I'm looking for some advice on filling worm tracks in wood that is destined to become a table. The wood is black walnut. There are some interesting worm tracks completely through the 2" thick slab I am using for the top that I want to preserve, but fill. I am looking for something that is pourable, clear, has some elasticity, is sandable, and can fill voids bigger than 1/2". I am assuming that the filler needs to go before anything else, to ensure the best possible bond with the wood.
The end finish I am putting on is a walnut oil and tung oil blend. I am using a natural color stain ahead of the oils. I am considering doing a nice coat of epoxy to fill in some of the minor ticks and such so I can get that super-smooth finish folks love.
From contributor C:
Best bet would be a thin epoxy system like West brand marine epoxy - you can add colorant to it or even walnut sanding dust to color, and they also have additives you can use for easier sanding once cured - but my main concern is more why you've chosen to use a non-drying oil in conjunction with a drying oil with the best possible coating properties? Save your walnut oil for salad dressing. Use pure tung oil instead. If you still insist on using the walnut oil, please explain why?
I looked at West Marine's website and at all products they have associated with epoxy and did not really see something that fits the description I am looking for: pourable, clear, some elasticity, sandable, and can fill voids bigger than 1/2". Perhaps epoxy is not what I am looking for...?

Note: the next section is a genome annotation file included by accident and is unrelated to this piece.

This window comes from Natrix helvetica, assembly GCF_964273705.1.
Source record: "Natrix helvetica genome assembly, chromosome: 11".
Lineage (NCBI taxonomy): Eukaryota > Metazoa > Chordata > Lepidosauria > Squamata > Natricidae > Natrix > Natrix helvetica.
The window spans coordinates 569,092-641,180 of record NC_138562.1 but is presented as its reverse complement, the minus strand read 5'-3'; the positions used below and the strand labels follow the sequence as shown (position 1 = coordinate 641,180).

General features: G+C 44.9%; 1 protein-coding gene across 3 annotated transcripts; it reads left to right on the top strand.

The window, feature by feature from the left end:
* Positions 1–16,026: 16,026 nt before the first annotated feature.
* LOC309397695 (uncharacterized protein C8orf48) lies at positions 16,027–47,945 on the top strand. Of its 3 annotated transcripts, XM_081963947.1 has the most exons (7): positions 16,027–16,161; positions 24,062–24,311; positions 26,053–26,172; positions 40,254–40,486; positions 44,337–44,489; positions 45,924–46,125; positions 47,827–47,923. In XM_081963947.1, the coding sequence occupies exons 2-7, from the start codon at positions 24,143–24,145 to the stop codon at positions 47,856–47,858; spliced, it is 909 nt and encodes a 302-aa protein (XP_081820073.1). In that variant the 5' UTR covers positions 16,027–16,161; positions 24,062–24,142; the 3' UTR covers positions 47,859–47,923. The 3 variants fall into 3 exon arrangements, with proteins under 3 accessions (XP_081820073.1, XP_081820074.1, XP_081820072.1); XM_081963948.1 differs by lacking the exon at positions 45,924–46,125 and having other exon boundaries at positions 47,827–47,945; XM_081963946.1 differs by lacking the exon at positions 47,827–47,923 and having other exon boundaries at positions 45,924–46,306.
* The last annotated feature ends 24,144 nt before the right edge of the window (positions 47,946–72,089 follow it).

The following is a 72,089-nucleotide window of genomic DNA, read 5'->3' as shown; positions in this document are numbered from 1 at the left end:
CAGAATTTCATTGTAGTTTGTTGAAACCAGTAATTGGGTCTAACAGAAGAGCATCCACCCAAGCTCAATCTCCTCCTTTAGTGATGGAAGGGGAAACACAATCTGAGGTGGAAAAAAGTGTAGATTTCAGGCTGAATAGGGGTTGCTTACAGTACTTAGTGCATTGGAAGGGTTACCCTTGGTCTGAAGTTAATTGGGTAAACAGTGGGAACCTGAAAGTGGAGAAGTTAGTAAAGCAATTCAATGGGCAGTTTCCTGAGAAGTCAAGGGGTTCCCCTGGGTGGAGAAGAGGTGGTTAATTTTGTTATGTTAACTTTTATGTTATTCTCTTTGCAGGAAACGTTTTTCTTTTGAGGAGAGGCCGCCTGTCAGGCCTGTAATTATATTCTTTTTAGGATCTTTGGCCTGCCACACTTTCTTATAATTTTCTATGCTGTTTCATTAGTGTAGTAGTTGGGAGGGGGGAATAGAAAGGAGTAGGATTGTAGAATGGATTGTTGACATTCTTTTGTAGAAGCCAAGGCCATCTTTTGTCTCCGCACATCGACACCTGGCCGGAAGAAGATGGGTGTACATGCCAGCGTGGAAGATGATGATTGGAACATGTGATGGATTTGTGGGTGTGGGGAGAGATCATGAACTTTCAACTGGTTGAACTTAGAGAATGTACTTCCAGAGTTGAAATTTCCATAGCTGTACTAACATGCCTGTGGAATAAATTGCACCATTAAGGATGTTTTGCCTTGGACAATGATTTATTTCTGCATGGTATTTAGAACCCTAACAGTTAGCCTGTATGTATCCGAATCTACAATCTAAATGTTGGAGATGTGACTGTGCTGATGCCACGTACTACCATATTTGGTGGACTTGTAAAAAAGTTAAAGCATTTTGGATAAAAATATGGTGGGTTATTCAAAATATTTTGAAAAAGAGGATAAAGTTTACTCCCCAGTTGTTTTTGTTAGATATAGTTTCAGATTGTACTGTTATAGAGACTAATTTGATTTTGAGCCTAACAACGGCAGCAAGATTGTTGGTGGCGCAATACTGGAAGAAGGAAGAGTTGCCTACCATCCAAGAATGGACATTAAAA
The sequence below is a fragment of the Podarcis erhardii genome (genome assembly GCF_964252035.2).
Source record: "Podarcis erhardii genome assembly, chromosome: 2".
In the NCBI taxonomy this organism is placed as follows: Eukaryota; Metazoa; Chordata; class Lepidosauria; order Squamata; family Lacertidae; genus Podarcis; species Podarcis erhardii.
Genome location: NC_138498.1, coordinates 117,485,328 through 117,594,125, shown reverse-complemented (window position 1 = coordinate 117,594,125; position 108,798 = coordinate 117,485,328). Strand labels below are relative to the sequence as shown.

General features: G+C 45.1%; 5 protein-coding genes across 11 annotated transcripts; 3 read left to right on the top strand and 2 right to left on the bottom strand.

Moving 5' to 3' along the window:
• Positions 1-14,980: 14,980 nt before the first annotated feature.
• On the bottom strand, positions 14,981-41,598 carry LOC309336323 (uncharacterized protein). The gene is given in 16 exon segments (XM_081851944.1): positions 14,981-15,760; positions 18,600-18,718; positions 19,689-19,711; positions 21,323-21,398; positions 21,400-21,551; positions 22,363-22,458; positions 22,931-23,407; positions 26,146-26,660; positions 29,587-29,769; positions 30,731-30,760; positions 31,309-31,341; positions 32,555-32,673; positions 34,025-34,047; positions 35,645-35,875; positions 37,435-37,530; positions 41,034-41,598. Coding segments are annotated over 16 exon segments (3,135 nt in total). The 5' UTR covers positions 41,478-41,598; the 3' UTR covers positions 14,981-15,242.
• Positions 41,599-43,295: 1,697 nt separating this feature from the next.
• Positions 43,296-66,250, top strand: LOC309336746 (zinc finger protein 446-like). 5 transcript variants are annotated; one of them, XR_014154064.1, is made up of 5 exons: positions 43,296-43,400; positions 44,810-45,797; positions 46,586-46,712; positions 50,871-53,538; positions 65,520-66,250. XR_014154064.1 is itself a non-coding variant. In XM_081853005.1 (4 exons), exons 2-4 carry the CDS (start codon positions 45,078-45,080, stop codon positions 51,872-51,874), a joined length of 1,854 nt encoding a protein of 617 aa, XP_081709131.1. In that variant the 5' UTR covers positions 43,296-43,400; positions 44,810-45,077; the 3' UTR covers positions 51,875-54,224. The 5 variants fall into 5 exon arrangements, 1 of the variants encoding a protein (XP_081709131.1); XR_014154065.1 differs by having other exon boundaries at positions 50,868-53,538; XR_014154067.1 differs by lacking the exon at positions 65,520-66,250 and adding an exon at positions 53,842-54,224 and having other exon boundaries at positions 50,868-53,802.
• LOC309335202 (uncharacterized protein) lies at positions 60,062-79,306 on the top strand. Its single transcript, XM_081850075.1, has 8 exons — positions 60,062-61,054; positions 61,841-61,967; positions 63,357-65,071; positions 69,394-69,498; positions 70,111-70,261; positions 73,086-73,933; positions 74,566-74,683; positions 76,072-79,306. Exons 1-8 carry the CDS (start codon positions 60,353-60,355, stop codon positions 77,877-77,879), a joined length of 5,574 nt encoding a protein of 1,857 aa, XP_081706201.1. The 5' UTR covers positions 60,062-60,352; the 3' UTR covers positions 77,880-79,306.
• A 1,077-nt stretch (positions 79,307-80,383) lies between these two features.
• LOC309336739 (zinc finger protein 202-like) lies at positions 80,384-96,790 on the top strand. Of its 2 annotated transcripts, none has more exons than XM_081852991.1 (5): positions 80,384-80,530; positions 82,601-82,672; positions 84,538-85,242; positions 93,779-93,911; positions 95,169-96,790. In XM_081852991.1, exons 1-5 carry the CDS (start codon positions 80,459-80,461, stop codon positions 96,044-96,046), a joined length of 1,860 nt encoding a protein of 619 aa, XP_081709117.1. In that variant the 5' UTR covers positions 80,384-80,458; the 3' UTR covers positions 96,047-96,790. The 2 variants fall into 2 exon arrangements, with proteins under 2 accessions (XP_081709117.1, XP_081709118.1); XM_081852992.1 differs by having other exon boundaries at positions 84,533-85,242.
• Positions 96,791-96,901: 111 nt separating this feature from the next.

As for West System, no! Plus it would yellow with time, so don't use if you want clear forever. One drawback I think you'll find on any clear filler is that it will stand out as to the rest of the surface, but if this is acceptable, then go with it. There are no compatibility problems with tung and epoxy or acrylic or polyester. It will build a film over any of them, but as I say, seeing the filler will be smooth and plastic - it will stand out from the rest of the surface. You could take a hot exacto knife to the acrylic and imitate the grain, which I do when touching up an oil finish with BI sticks, if you want, but in your case you may not want the distortion from this process.